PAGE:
👗 Gaze at the latest in Austin couture at the Emerge runway show of Austin Fashion Week at the Domain at 8pm Thursday. Tickets start at $50.

5. Invest in Local Journalism

Illustration: Andrew Caress/Axios

Quality journalism is essential for a thriving community.

Support local journalism by joining Axios Austin as a member.

  • For $50+ a year, you'll gain access to exclusive insider notes and help us expand our coverage of the issues that matter most to you.

Together, we can make a difference in keeping our community informed and engaged.

Thank you for your consideration.

6. 🦇 1 bat in the apartment to go

Careful of the crawling bat. GIF created from video sent in by an Axios Austin reader.

An Axios Austin reader recently shared with us a video he took of a bat that made its way into his apartment in the Austonian.

  • We like the bit where it appears to creepily crawl on its wings.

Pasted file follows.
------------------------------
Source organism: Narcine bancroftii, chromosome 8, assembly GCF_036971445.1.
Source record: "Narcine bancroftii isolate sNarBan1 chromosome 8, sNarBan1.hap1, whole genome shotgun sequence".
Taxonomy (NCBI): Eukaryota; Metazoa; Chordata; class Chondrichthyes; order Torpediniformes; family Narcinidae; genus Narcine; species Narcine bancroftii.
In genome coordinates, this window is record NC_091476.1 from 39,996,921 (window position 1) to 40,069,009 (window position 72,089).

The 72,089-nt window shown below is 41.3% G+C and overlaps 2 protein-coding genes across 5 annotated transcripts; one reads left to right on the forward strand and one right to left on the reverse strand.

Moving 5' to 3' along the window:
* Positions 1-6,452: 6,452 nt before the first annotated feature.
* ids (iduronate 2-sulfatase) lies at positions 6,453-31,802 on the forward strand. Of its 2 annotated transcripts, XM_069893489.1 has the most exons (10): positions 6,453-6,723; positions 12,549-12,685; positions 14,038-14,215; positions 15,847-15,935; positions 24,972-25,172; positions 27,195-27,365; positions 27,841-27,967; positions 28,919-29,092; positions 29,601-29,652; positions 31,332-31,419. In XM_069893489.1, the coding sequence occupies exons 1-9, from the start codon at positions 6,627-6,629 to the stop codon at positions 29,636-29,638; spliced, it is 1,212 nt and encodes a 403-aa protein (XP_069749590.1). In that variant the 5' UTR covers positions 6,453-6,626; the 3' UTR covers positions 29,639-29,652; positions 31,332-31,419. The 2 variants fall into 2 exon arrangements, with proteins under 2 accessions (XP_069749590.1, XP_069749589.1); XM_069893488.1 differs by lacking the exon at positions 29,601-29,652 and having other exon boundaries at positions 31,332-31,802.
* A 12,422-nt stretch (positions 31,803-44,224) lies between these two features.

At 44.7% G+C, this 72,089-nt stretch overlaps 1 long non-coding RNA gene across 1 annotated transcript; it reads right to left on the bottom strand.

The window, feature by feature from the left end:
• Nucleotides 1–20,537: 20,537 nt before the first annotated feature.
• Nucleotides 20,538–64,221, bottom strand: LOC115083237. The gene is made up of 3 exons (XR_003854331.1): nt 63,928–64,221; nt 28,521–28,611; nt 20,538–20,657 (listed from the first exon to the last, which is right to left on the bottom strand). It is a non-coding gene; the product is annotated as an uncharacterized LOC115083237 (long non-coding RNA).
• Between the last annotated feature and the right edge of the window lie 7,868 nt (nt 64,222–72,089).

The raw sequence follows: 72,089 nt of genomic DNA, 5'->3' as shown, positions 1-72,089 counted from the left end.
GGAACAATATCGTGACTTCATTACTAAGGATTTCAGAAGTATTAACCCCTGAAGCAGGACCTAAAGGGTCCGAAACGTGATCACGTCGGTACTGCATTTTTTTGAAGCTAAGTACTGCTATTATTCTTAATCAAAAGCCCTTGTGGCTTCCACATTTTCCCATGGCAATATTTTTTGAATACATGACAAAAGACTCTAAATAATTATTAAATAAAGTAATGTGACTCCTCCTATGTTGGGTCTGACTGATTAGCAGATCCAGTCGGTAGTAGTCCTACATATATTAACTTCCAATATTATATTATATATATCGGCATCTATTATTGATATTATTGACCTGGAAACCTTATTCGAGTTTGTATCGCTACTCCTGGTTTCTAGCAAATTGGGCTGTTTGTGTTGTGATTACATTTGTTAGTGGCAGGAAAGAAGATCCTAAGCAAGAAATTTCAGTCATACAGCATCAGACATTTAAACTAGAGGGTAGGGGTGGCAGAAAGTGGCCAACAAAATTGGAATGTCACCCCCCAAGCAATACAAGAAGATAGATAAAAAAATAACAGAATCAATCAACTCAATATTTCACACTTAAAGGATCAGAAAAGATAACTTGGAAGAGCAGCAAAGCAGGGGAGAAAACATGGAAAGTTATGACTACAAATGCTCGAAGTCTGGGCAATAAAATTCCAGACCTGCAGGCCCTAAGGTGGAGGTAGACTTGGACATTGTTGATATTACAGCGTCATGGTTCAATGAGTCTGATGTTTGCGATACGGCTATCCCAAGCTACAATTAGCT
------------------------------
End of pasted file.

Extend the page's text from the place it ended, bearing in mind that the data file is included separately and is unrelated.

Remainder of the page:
What happened next: The reader — who asked us to withhold his name — was able to shoo it out the front door and into the hallway, where, evidently, it became someone else's problem.

  • No word on whether it ever found its way out of the building.

Be smart: If a bat flies into your home, and no one has been in contact with it, open doors and windows, turn off lights and ceiling fans, close doors to other rooms — and wait for it to leave, per Austin-based Bat Conservation International.

  • If the bat doesn't leave — or there's more than one — call a professional to remove it. If you have been in contact with it, the nonprofit recommends calling your county health department.

Thanks to Chloe Gonzales for editing and Kate Sommers-Dawes and Yasmeen Altaji for copy editing this newsletter.

😱 Asher istrue story — remembering the time a bat flew into his brother-in-law's mouth.

🔧 Nicole is dealing with a leaky sink.